Tips For First Day At Preschool
The first day I dropped Marin off at daycare I was an absolute wreck. I was anticipating the worst and having not had the opportunity to see the school or meet her teachers I was incredibly nervous about how she would react. Of course she walked in, starting playing and didn’t look back. The first week we eventually had some crying with goodbyes but her teachers were amazing in helping both of us work through that transition. I asked Jacquelyn for some advice on the first day at preschool along with tips for children with separation anxiety. Here are some suggestions she gave that can help:
set up playdates
Jacquelyn recommends setting up playdates ahead of the first day of school so children are familiar with their peers. It’s a great opportunity for you to get to know fellow parents from your child’s class as well.
Spend time at school
Whether you arrive early on the first day or you are able to go in advance of the start of school, “spend time on the school playground and point out the entrance to your child’s classroom. This can help a child feel comfortable in the new space and have some familiarity on the first day,” Jacquelyn noted.
Establish a good bye routine
If there’s one thing I’ve personally learned about drop off, it helps to keep good byes short and sweet. Typically, the longer I linger, especially if my toddler is upset, the worse it gets. Jacquelyn has some advice for good byes.
Jacquelyn added “following a drop-off script can be very helpful. Detail the steps, what you will say, and at what point you will leave. It is important to convey your confidence in your child and in the place and people you are leaving them with. Teachers are prepared for children to be more shy, sad, and anxious in the first few weeks of school and are intentional in establishing warm relationships and predictable routines that help children ease in.”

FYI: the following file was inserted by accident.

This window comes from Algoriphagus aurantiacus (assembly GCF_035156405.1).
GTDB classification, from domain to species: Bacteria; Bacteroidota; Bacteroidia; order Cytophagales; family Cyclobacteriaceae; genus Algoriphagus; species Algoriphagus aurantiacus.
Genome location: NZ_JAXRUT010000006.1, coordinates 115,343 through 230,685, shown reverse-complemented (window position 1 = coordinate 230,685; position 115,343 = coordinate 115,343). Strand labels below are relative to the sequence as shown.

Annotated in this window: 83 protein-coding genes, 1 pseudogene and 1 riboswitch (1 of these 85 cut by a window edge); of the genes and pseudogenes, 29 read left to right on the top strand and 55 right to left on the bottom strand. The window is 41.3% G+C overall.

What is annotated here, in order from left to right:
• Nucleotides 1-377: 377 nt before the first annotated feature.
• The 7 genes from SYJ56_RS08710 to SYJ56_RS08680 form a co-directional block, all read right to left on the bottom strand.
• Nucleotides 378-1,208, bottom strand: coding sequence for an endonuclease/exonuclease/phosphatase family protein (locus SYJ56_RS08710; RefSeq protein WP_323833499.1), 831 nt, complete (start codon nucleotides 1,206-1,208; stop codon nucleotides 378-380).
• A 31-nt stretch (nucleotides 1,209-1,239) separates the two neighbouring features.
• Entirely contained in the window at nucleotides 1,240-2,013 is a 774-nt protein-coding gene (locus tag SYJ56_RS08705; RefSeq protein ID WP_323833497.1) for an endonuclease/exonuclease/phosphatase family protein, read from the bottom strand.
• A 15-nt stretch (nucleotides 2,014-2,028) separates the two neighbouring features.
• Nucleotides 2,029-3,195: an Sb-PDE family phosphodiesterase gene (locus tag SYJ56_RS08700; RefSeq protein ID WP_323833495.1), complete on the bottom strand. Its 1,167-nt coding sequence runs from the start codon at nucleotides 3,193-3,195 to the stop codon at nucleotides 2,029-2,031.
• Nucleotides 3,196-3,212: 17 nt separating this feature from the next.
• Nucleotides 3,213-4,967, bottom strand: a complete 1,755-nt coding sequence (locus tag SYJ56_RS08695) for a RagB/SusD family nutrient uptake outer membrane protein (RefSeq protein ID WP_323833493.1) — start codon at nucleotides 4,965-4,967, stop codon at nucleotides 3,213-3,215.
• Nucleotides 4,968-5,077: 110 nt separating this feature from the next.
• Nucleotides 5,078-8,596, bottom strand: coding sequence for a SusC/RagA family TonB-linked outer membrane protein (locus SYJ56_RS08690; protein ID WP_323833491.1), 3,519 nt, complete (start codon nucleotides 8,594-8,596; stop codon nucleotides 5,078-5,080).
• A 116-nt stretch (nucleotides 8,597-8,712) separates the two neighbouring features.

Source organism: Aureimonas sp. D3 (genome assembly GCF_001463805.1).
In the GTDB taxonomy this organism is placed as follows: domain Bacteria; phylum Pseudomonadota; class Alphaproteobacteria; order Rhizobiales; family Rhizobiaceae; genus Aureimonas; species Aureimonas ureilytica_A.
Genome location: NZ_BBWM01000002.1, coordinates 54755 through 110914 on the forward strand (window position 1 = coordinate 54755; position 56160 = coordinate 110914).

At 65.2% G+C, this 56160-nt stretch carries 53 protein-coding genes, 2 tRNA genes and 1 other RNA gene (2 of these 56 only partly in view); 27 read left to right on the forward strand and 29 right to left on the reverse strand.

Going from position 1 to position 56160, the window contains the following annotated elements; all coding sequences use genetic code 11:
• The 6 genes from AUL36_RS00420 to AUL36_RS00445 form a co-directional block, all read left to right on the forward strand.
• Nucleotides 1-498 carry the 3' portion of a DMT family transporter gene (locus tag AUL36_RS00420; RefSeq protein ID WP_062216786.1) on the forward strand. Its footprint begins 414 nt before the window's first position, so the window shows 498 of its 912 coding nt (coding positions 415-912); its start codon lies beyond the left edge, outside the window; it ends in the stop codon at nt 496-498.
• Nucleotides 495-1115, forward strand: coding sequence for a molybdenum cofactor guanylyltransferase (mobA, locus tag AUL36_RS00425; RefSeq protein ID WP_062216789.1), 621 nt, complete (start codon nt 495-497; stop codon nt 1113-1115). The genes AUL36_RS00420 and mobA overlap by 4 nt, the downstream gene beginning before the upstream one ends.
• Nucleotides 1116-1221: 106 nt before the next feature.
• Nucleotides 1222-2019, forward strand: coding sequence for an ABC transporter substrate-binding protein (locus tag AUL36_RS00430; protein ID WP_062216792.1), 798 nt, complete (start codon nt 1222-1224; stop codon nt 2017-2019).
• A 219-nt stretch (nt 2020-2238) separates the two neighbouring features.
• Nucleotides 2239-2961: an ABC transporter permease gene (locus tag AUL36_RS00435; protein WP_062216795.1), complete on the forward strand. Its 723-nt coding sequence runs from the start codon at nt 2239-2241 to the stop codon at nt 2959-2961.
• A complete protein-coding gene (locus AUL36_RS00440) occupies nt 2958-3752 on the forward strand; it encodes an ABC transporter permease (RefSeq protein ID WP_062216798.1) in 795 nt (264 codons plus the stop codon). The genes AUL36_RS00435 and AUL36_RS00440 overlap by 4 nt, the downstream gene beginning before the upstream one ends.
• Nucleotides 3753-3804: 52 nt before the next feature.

Jacquelyn said she establishes routines with parents who need to leave quickly so tears won’t escalate. She sends them a picture of the child happily at work in the classroom within a few minutes to help relieve worry for parents and helped them say goodbye more easily.
Prep the night before
Jacquelyn recommends working with your child to prepare their things the night before. “Have your child help prepare their lunch or snack, pack up their backpack, and choose their clothes the night before. This helps give them a sense of ownership and independence and will help the morning go smoothly.”
create a visual schedule
Jacquelyn recommends creating a visual schedule which can be as simple as a few simple sketches to let your child know the sequence of the morning/pack-up routine. “I often create individual visual schedules for children in my classroom, and a quick sketch of the morning routine helps keep things running smoothly with my preschooler at home. I include the things that she needs to get done and what time we are leaving. For children in the classroom, I always include a sketch of their caregivers coming to get them at the end of the school day as a reminder that it is coming.”
create a positive mindset
Our children are observant and take their cues from us. If you are calm and confident about the start of school it helps assure them that everything will be ok. Try not to ask if they’re scared/nervous too many times as it may make things worse. If they seem nervous or stressed, reassure them that they will be ok.